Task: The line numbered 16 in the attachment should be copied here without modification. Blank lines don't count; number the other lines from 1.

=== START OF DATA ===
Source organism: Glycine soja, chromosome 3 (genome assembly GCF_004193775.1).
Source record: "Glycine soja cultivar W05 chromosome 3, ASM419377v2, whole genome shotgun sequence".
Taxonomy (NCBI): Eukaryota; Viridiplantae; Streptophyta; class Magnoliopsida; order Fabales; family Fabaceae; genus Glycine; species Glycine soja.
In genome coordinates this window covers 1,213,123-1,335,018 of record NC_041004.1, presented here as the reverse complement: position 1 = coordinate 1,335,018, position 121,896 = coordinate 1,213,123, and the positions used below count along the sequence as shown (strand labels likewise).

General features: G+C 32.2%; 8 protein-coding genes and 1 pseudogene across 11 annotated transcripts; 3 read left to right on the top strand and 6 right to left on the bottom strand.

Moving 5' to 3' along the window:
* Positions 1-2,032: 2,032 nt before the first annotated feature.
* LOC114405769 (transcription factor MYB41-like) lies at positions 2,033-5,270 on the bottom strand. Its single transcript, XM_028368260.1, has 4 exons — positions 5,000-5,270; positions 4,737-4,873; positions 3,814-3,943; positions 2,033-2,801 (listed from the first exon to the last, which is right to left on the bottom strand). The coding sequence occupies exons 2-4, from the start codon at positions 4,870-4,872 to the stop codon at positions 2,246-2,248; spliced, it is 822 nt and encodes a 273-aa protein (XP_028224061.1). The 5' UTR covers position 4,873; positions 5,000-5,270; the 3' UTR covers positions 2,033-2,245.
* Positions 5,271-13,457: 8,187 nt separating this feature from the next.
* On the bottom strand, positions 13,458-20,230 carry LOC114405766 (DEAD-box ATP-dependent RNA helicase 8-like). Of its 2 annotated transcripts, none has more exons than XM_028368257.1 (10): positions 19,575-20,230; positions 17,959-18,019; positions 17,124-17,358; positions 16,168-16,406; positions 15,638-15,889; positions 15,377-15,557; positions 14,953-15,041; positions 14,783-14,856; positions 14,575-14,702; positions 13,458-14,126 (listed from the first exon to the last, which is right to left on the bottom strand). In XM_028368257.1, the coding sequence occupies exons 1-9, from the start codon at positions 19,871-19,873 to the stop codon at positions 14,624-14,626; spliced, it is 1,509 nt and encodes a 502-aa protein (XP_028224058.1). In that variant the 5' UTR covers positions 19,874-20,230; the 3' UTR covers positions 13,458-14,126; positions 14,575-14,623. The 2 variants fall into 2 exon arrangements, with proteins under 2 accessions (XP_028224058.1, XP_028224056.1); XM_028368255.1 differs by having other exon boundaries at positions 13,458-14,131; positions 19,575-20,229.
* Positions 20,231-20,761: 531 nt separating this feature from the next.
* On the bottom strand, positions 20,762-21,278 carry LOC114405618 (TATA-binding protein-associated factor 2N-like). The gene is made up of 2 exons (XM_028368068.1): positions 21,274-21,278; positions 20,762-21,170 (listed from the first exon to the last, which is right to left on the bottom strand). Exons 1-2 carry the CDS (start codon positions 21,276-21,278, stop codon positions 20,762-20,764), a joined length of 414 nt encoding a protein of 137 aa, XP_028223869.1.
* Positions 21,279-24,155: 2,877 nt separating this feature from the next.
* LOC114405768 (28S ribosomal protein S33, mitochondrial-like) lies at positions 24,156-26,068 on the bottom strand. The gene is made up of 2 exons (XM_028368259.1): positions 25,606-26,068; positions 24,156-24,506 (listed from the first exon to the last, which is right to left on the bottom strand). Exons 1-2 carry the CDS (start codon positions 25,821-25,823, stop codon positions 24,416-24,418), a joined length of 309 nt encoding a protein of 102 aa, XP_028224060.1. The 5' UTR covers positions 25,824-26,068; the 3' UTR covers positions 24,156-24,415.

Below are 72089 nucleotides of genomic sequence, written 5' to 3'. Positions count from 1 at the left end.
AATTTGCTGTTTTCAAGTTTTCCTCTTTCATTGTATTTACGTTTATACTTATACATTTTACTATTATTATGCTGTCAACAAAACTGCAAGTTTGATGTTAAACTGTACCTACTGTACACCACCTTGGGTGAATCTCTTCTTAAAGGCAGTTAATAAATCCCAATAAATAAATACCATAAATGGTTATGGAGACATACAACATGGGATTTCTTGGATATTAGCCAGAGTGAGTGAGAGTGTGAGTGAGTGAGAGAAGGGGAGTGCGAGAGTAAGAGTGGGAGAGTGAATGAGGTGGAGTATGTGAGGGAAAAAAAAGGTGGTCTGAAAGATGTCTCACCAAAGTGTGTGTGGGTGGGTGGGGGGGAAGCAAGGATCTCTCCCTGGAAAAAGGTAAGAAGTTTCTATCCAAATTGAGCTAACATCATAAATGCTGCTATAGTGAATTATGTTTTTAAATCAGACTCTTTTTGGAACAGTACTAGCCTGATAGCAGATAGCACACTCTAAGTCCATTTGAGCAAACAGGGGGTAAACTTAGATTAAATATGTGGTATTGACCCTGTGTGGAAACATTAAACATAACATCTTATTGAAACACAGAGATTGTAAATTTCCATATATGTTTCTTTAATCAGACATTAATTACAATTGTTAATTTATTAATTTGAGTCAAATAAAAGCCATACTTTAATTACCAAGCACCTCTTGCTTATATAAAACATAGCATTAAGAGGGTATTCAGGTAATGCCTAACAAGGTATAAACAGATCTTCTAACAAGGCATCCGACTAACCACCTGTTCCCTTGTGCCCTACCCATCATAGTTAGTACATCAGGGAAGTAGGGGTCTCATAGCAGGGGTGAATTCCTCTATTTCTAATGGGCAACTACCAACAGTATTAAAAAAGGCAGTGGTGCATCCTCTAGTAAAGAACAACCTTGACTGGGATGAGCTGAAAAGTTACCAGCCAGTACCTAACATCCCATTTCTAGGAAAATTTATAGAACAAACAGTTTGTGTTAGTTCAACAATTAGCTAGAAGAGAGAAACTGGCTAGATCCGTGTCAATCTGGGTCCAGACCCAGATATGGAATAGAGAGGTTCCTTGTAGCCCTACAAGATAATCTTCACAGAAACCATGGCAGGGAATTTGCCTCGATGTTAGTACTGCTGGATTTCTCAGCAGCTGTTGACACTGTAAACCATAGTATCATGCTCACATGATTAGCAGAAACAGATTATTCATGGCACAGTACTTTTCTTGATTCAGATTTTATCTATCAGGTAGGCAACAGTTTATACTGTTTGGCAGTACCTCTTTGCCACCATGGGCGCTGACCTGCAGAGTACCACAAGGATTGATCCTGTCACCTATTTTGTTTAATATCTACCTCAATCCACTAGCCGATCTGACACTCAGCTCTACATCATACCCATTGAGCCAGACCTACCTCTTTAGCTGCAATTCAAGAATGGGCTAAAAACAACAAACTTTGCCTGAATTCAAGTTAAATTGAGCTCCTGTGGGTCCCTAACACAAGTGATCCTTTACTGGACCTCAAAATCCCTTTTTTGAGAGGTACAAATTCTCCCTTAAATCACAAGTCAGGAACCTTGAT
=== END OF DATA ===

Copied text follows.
AATTTGCTGTTTTCAAGTTTTCCTCTTTCATTGTATTTACGTTTATACTTATACATTTTACTATTATTATGCTGTCAACAAAACTGCAAGTTTGATGTTAAACTGTACCTACTGTACACCACCTTGGGTGAATCTCTTCTTAAAGGCAGTTAATAAATCCCAATAAATAAATACCATAAATGGTTATGGAGACATACAACATGGGATTTCTTGGATATTAGCCAGAGTGAGTGAGAGTGTGAGTGAGTGAGAGAAGGGGAGTGCGAGAGTAAGAGTGGGAGAGTGAATGAGGTGGAGTATGTGAGGGAAAAAAAAGGTGGTCTGAAAGATGTCTCACCAAAGTGTGTGTGGGTGGGTGGGGGGGAAGCAAGGATCTCTCCCTGGAAAAAGGTAAGAAGTTTCTATCCAAATTGAGCTAACATCATAAATGCTGCTATAGTGAATTATGTTTTTAAATCAGACTCTTTTTGGAACAGTACTAGCCTGATAGCAGATAGCACACTCTAAGTCCATTTGAGCAAACAGGGGGTAAACTTAGATTAAATATGTGGTATTGACCCTGTGTGGAAACATTAAACATAACATCTTATTGAAACACAGAGATTGTAAATTTCCATATATGTTTCTTTAATCAGACATTAATTACAATTGTTAATTTATTAATTTGAGTCAAATAAAAGCCATACTTTAATTACCAAGCACCTCTTGCTTATATAAAACATAGCATTAAGAGGGTATTCAGGTAATGCCTAACAAGGTATAAACAGATCTTCTAACAAGGCATCCGACTAACCACCTGTTCCCTTGTGCCCTACCCATCATAGTTAGTACATCAGGGAAGTAGGGGTCTCATAGCAGGGGTGAATTCCTCTATTTCTAATGGGCAACTACCAACAGTATTAAAAAAGGCAGTGGTGCATCCTCTAGTAAAGAACAACCTTGACTGGGATGAGCTGAAAAGTTACCAGCCAGTACCTAACATCCCATTTCTAGGAAAATTTATAGAACAAACAGTTTGTGTTAGTTCAACAATTAGCTAGAAGAGAGAAACTGGCTAGATCCGTGTCAATCTGGGTCCAGACCCAGATATGGAATAGAGAGGTTCCTTGTAGCCCTACAAGATAATCTTCACAGAAACCATGGCAGGGAATTTGCCTCGATGTTAGTACTGCTGGATTTCTCAGCAGCTGTTGACACTGTAAACCATAGTATCATGCTCACATGATTAGCAGAAACAGATTATTCATGGCACAGTACTTTTCTTGATTCAGATTTTATCTATCAGGTAGGCAACAGTTTATACTGTTTGGCAGTACCTCTTTGCCACCATGGGCGCTGACCTGCAGAGTACCACAAGGATTGATCCTGTCACCTATTTTGTTTAATATCTACCTCAATCCACTAGCCGATCTGACACTCAGCTCTACATCATACCCATTGAGCCAGACCTACCTCTTTAGCTGCAATTCAAGAATGGGCTAAAAACAACAAACTTTGCCTGAATTCAAGTTAAATTGAGCTCCTGTGGGTCCCTAACACAAGTGATCCTTTACTGGACCTCAAAATCCCTTTTTTGAGAGGTACAAATTCTCCCTTAAATCACAAGTCAGGAACCTTGAT